Assistant Professor of Economics, who also teaches in the Latin American and Latino/a Studies, and organizer of the event Sarah Pearlman also shared her thoughts on the talk’s accomplishments in an emailed statement. She wrote, “I think the event was a success in that the talk was very interesting. Professor Dye is clearly an expert on the topic and did a great job of explaining it to an audience of non-specialists in the sugar industry or Cuba during this time period.”
Pearlman went further highlighting some more of the strengths of the lecture. She said, “[Dye] did a nice job of making the talk accessible to economists and non-economists, and even those who feel uncomfortable with data and empirical analysis could have come away learning something about the history of the Cuban sugar industry.”
Audience members agreed with Dye’s argument to varying degrees.
Durniak, for one, was skeptical. He wrote, “I initially felt that the speaker made a compelling argument for that the Cuban sugar industry was not characterized by massive and sudden US involvement in the early 20th century and that instead domestic parties were in fact that main sources of development.”
He continued, “While the data agrees with the idea that US intervention was not as significant as the dominate discourses state, the questions raised about colonial capital make me hesitant to assume that domestic Cuban investors were the main source of capital. Because Cuba was recently independent it stands to reason that the main players in the sugar industry derived their money from Spain and continued to use Spanish connections to expand the industry as opposed to purely domestic players and capital.”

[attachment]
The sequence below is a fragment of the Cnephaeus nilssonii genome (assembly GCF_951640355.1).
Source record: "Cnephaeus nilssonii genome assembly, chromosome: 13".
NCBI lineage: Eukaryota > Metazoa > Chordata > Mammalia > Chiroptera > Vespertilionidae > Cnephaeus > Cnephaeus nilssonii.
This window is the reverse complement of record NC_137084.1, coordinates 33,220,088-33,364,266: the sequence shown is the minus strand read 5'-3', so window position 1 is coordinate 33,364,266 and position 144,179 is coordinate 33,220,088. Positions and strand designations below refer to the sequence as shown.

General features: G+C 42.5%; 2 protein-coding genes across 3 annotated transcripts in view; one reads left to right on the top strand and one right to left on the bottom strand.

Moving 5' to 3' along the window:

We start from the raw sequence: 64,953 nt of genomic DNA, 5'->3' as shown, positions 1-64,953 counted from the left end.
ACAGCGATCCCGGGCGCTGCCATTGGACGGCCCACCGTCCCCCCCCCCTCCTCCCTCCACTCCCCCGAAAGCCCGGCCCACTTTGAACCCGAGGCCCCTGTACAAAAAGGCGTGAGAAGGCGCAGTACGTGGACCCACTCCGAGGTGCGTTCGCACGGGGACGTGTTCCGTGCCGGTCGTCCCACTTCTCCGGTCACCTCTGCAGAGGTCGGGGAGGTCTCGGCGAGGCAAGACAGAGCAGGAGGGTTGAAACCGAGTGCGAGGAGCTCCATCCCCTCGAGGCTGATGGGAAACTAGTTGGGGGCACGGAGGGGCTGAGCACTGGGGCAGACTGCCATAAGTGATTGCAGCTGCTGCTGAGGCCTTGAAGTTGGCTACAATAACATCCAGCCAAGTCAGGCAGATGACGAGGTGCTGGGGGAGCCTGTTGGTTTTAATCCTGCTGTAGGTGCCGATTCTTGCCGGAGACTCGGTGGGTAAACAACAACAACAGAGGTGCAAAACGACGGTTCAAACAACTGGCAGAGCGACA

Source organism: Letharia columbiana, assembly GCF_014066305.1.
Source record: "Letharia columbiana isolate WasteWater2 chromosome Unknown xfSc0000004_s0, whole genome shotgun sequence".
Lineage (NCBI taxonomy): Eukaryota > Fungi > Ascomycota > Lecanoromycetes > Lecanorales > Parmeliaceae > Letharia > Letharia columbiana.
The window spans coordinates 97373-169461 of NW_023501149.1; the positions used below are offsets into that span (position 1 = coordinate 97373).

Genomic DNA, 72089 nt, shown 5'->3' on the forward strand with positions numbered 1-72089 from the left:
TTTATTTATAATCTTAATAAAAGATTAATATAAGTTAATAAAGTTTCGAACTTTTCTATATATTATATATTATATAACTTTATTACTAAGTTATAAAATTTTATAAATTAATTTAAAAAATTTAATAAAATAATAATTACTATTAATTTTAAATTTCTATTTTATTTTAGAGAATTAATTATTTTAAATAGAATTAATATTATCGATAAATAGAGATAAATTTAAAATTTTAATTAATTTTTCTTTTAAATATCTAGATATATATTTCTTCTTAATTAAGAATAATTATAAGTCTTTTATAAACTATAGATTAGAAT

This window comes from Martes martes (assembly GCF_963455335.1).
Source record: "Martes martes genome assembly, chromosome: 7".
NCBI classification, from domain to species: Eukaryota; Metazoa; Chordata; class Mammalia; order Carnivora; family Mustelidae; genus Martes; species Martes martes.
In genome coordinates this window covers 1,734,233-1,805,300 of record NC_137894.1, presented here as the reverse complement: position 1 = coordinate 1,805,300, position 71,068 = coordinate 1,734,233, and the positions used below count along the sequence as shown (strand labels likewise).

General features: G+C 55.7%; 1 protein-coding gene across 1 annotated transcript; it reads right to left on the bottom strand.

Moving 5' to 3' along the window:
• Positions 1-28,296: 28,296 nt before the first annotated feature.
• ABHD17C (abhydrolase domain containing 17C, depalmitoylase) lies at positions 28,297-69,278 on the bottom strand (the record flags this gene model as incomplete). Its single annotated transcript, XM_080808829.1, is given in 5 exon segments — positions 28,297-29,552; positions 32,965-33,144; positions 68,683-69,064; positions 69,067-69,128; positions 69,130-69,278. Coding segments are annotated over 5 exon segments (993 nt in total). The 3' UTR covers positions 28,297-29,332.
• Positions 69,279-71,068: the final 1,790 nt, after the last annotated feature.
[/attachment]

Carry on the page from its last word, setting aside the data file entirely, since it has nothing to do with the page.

Assistant Professor of Economics Ergys Islamaj was more convinced. He wrote in an emailed statement, “The speaker presented hard data and evidence in a very clear and concise way.”
Islamaj continued, “The data supported the argument that local entrepreneurs were largely involved in production in the sugar industry during the boom years and that foreign investors did NOT buy their businesses at fire sales prices.”
Pearlman, too, was persuaded by Dye’s evidence, and commended the in-depth and involved research that he did in order to obtain it. She wrote, “I thought Alan’s evidence on the role that local entrepreneurs played in developing the sugar industry from 1898 to the early 1920s was quite compelling. He has numerous stories of local owners of sugar mills who not only renovated their own mills, but also used the proceeds from mill sales to start more modern establishments.”
She added, “Arriving at these conclusions clearly required a lot of painstaking work in terms of calculating the capacity of all of these sugar mills and figuring out who the mill owners were at different points in time. Sometimes these efforts can be under-appreciated, but Alan clearly went to a lot of work to try and tell this story.”
Still, the lecture left Pearlman with some lingering unanswered questions. “Did local owners still play an important role in the technological upgrading of the industry after 1920?” she wondered.
However, not all of the questions she had were meant to be answered; in fact, some were raised purposefully. Pearlman stated, “It would be interesting to see what happened to the industry over the next several decades.”